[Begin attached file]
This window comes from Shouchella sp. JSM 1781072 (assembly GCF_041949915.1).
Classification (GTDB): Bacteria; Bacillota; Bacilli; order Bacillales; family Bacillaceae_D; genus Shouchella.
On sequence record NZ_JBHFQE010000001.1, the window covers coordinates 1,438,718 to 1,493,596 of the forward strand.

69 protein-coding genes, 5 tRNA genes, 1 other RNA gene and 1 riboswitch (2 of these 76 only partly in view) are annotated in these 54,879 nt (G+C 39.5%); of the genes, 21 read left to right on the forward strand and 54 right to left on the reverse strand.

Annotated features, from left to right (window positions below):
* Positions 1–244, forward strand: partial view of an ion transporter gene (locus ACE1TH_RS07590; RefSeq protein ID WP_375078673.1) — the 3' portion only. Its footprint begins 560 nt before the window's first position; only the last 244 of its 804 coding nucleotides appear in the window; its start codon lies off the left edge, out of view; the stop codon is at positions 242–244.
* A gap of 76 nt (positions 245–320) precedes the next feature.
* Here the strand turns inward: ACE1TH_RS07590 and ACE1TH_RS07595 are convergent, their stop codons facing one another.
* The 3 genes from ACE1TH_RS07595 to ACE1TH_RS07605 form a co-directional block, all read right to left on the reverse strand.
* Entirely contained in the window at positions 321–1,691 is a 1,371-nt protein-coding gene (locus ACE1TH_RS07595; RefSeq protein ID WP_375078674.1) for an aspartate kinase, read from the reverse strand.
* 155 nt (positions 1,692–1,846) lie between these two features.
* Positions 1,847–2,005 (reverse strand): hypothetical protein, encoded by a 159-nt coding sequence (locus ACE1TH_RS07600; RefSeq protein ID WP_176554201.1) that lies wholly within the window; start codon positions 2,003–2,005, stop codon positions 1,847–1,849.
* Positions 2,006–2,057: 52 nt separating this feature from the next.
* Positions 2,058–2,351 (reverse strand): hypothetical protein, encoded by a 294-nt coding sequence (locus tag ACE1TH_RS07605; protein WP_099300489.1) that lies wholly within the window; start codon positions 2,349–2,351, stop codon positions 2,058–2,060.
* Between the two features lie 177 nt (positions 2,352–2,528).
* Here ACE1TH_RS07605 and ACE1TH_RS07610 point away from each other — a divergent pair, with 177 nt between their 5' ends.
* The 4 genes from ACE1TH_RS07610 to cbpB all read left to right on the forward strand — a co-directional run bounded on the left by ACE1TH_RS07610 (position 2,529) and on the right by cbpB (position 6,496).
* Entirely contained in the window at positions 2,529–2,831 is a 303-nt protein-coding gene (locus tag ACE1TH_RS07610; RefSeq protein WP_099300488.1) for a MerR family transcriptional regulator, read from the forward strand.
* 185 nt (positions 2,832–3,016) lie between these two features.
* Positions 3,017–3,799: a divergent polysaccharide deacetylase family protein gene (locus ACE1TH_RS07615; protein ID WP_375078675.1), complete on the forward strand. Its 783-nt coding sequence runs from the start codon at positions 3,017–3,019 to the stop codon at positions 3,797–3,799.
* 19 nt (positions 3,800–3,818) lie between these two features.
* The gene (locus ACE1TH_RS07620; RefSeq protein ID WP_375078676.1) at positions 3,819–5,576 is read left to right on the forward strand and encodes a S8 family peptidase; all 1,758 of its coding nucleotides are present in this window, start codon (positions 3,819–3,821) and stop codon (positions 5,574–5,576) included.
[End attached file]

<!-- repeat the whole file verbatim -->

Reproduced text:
This window comes from Shouchella sp. JSM 1781072 (assembly GCF_041949915.1).
Classification (GTDB): Bacteria; Bacillota; Bacilli; order Bacillales; family Bacillaceae_D; genus Shouchella.
On sequence record NZ_JBHFQE010000001.1, the window covers coordinates 1,438,718 to 1,493,596 of the forward strand.

69 protein-coding genes, 5 tRNA genes, 1 other RNA gene and 1 riboswitch (2 of these 76 only partly in view) are annotated in these 54,879 nt (G+C 39.5%); of the genes, 21 read left to right on the forward strand and 54 right to left on the reverse strand.

Annotated features, from left to right (window positions below):
* Positions 1–244, forward strand: partial view of an ion transporter gene (locus ACE1TH_RS07590; RefSeq protein ID WP_375078673.1) — the 3' portion only. Its footprint begins 560 nt before the window's first position; only the last 244 of its 804 coding nucleotides appear in the window; its start codon lies off the left edge, out of view; the stop codon is at positions 242–244.
* A gap of 76 nt (positions 245–320) precedes the next feature.
* Here the strand turns inward: ACE1TH_RS07590 and ACE1TH_RS07595 are convergent, their stop codons facing one another.
* The 3 genes from ACE1TH_RS07595 to ACE1TH_RS07605 form a co-directional block, all read right to left on the reverse strand.
* Entirely contained in the window at positions 321–1,691 is a 1,371-nt protein-coding gene (locus ACE1TH_RS07595; RefSeq protein ID WP_375078674.1) for an aspartate kinase, read from the reverse strand.
* 155 nt (positions 1,692–1,846) lie between these two features.
* Positions 1,847–2,005 (reverse strand): hypothetical protein, encoded by a 159-nt coding sequence (locus ACE1TH_RS07600; RefSeq protein ID WP_176554201.1) that lies wholly within the window; start codon positions 2,003–2,005, stop codon positions 1,847–1,849.
* Positions 2,006–2,057: 52 nt separating this feature from the next.
* Positions 2,058–2,351 (reverse strand): hypothetical protein, encoded by a 294-nt coding sequence (locus tag ACE1TH_RS07605; protein WP_099300489.1) that lies wholly within the window; start codon positions 2,349–2,351, stop codon positions 2,058–2,060.
* Between the two features lie 177 nt (positions 2,352–2,528).
* Here ACE1TH_RS07605 and ACE1TH_RS07610 point away from each other — a divergent pair, with 177 nt between their 5' ends.
* The 4 genes from ACE1TH_RS07610 to cbpB all read left to right on the forward strand — a co-directional run bounded on the left by ACE1TH_RS07610 (position 2,529) and on the right by cbpB (position 6,496).
* Entirely contained in the window at positions 2,529–2,831 is a 303-nt protein-coding gene (locus tag ACE1TH_RS07610; RefSeq protein WP_099300488.1) for a MerR family transcriptional regulator, read from the forward strand.
* 185 nt (positions 2,832–3,016) lie between these two features.
* Positions 3,017–3,799: a divergent polysaccharide deacetylase family protein gene (locus ACE1TH_RS07615; protein ID WP_375078675.1), complete on the forward strand. Its 783-nt coding sequence runs from the start codon at positions 3,017–3,019 to the stop codon at positions 3,797–3,799.
* 19 nt (positions 3,800–3,818) lie between these two features.
* The gene (locus ACE1TH_RS07620; RefSeq protein ID WP_375078676.1) at positions 3,819–5,576 is read left to right on the forward strand and encodes a S8 family peptidase; all 1,758 of its coding nucleotides are present in this window, start codon (positions 3,819–3,821) and stop codon (positions 5,574–5,576) included.